You tend to do a lot of split label releases, often with 3 or 4 labels involved, often with labels involved that are located on different continents. How do you manage to delegate and coordinate everything when there are people all over the world with their hands in the mix? Also, do you tend to press the vinyl all in one country and then ship it to the other labels involved or do you press your copies in the U.S. and for example Moment of Collapse presses theirs in Europe?
Most of the time there's one label kind of heading up the project and actually does the work of getting it pressed/printed etc. Then the other labels kick in for however many copies they want to take. The Old Soul records for instance - I pressed/printed etc. and then sent copies to the various European labels that have been involved in that. Other records like the Resurrectionists/Lich LP, Gentle Art of Chokin' LP, Lentic Waters LP, Drainland LP etc. that I was involved in, I had nothing to do with the work of getting them pressed, I just paid for my copies and they were sent from the label heading it up. The Cloud Rat - Moksha LP actually had a separate US and European pressing - that's the only one that I've been involved in to have 2 separate pressings. Cory from Halo of Flies and I handled the US, and he got the records pressed and printed the booklets while I made all the covers - we kind of split the work on that one. It really is a great model since it takes the full financial burden of pressing vinyl off of just a single label, and it allows the record to be distributed/traded by a number of different groups which gets it in people hands faster and easier. As a small label, I will have a hard time selling 500 copies of almost anything, but if those 500 copies are split around the world, they'll spend less time sitting together in closets and more time on folk’s record players.
As a fellow teacher, I'm curious to what extent you bring punk and hardcore into the classroom/your relationships with colleagues. I tend to talk about it from time to time with my kids and peers, but if anyone (particularly my co-workers) say they want to come see me band, I tend to get nervous and say something like "Uhhhhhh.....I'm not really sure you wanna do that" haha.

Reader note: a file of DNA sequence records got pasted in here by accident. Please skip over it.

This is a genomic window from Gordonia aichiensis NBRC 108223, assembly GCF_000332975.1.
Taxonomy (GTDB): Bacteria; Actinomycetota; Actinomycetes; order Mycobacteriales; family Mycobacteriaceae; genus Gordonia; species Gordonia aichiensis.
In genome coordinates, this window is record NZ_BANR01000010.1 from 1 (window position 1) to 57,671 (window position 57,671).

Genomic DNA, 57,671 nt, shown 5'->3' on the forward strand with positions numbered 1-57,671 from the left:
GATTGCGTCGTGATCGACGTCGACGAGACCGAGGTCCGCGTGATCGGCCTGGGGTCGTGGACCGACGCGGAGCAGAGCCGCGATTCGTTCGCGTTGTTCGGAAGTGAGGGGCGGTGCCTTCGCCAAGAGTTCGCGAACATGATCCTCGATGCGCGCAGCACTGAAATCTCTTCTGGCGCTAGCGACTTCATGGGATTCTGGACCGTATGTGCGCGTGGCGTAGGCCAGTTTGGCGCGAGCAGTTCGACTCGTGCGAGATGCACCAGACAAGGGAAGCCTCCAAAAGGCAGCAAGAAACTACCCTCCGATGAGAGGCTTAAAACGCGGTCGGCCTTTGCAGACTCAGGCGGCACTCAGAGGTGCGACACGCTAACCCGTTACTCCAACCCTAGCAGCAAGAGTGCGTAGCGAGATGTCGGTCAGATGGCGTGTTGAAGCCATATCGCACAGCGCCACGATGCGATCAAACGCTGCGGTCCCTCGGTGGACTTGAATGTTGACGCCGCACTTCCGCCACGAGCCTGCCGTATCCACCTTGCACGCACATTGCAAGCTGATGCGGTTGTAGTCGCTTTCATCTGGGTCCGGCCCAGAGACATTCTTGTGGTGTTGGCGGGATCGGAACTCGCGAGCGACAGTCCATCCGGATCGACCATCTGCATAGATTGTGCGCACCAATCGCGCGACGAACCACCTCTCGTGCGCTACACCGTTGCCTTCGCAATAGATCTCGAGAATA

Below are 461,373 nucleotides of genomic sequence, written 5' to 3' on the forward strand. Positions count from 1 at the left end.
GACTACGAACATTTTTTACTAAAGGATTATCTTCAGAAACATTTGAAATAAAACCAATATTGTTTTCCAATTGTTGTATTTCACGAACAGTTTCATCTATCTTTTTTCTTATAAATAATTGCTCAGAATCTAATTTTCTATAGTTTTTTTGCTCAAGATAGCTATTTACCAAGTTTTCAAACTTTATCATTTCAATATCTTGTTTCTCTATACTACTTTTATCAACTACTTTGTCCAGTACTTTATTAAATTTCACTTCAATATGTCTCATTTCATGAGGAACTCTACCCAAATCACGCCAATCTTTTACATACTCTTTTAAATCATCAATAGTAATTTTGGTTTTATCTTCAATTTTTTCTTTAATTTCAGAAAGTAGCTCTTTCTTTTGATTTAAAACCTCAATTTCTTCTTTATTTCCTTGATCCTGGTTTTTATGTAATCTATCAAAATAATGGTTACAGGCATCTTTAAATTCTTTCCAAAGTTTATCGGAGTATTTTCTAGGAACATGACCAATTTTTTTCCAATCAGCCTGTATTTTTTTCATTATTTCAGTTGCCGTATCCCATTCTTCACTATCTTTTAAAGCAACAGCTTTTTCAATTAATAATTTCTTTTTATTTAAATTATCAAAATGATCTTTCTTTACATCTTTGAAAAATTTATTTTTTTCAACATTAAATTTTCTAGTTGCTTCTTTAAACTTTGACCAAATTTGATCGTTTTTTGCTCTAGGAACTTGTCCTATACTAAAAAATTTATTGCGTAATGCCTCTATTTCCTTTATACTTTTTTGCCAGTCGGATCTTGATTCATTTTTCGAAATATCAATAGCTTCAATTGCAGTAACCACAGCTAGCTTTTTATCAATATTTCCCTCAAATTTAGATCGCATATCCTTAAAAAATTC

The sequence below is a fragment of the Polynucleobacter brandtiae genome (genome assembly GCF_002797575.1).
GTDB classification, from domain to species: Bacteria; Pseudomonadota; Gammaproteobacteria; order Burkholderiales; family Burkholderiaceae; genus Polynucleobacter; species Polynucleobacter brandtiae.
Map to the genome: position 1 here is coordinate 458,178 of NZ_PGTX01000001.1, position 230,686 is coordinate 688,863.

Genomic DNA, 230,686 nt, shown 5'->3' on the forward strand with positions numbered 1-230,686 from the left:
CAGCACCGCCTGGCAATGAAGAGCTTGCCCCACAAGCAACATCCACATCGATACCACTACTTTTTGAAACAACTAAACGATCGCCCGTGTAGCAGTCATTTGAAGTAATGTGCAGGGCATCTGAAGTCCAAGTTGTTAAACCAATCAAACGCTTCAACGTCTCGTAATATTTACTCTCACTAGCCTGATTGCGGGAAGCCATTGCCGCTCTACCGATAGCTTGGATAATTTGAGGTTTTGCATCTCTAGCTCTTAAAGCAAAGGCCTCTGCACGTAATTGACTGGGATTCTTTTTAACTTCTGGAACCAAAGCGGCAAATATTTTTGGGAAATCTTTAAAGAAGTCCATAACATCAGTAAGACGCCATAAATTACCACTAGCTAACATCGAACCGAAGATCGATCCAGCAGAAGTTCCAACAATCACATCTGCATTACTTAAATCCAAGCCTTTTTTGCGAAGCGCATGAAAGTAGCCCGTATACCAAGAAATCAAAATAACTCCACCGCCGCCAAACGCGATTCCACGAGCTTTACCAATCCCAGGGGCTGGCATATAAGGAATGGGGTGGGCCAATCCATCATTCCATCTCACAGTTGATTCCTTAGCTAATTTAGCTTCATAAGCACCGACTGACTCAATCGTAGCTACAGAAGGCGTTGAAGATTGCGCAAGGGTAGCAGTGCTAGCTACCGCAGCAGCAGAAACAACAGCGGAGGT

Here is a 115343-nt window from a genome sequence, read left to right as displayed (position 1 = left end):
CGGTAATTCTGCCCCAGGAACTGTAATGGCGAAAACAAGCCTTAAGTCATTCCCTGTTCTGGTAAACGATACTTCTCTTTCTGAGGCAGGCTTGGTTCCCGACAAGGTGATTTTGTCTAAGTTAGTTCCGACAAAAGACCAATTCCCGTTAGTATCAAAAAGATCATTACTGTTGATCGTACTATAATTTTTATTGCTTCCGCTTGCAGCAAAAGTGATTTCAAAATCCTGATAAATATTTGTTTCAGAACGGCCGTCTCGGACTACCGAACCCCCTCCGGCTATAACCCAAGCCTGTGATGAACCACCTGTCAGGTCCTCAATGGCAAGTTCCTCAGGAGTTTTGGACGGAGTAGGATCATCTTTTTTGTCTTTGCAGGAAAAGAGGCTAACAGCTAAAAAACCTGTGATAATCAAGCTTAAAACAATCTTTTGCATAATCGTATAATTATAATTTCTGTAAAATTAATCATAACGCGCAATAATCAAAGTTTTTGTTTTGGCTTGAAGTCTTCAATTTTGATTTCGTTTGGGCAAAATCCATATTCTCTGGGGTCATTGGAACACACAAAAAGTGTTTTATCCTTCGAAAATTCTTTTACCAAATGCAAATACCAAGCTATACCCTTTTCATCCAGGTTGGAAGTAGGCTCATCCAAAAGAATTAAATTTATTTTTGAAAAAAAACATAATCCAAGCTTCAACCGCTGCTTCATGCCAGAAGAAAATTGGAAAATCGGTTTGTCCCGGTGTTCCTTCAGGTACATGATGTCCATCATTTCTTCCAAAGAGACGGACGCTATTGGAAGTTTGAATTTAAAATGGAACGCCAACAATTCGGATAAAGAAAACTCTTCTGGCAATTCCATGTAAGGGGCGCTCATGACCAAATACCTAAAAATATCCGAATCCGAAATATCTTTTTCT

Pretty much the same drill with me. Because in the end, I honestly don't think they want to sit through it. They would have to stand around at someone's house in a rough neighborhood all night with all these weirdo’s walking around and would most likely just feel out of place and uncomfortable, so we're probably doing a favor by keeping it a bit under the radar. I guess I just don't want a lot of drama at work. As far as interactions with the kids, they know I'm in a band and stuff but I keep it minimal talking about the band. It's just weird I guess - kind of like my other world that I live in. I do try to bring the ideas in my class though. We talked yesterday about how uncool the anti-gay laws were in Russia that just passed, and I am always questioning power/privilege/money etc. Just kind of throwing some ideas in the mix that aren't always represented. They end up knowing about vegetarianism and when talking about issues of racism or something, I just am really explicit that it's just not cool at all. The good thing is that most all young kids are not racist, and they're not homophobic either. A lot of that prejudice will be gone in the next 20 years - it’s that slow cultural change thing again - unfortunately some of these things just take time as well as effort.
Obviously you love every record you put out or you wouldn’t spend thousands of dollars on them, but let’s be real here; what’s the one record from your catalog that you listen to the most/that has the most value for you and why?
A different day might produce a different answer here, and I'll eliminate my own bands from the running because your own output holds a different kind of space in your heart. So I'd have to say the first Cloud Rat LP right now - I really feel they're the best hc/grind band in the country right now and are just great people. Their music has the perfect blend of hideous filth and sincere, powerful emotion.
On the theme “Baker’s Dozen”, what do you have cooking for the rest of 2013 and into early 2014? Give us a virtual taste of what we can expect from you.
The next release will be a new Old Soul LP - it’s a massive epic dose of post rock/screamo goodness. I just started working on an LP for a Kentucky band called The Elsinores - it’s kind of dreamy melodic punk - not the kind of thing I usually do, but when you hear it you'll know. It's just so good. There's probably another Cloud Rat split 7" on the horizon as well as more Old Soul stuff. I'll have a split LP with my band Autarkeia and Me and Goliath as soon as we get off our asses and record too. I'll probably kick in on a few split releases, but honestly don't have a ton planned right now. I just got finished with a shit load of records kind of back to back, so I'm taking it a bit easy and not seeking stuff out too actively for a bit.
Thanks a ton for the interview - Peace, Nevin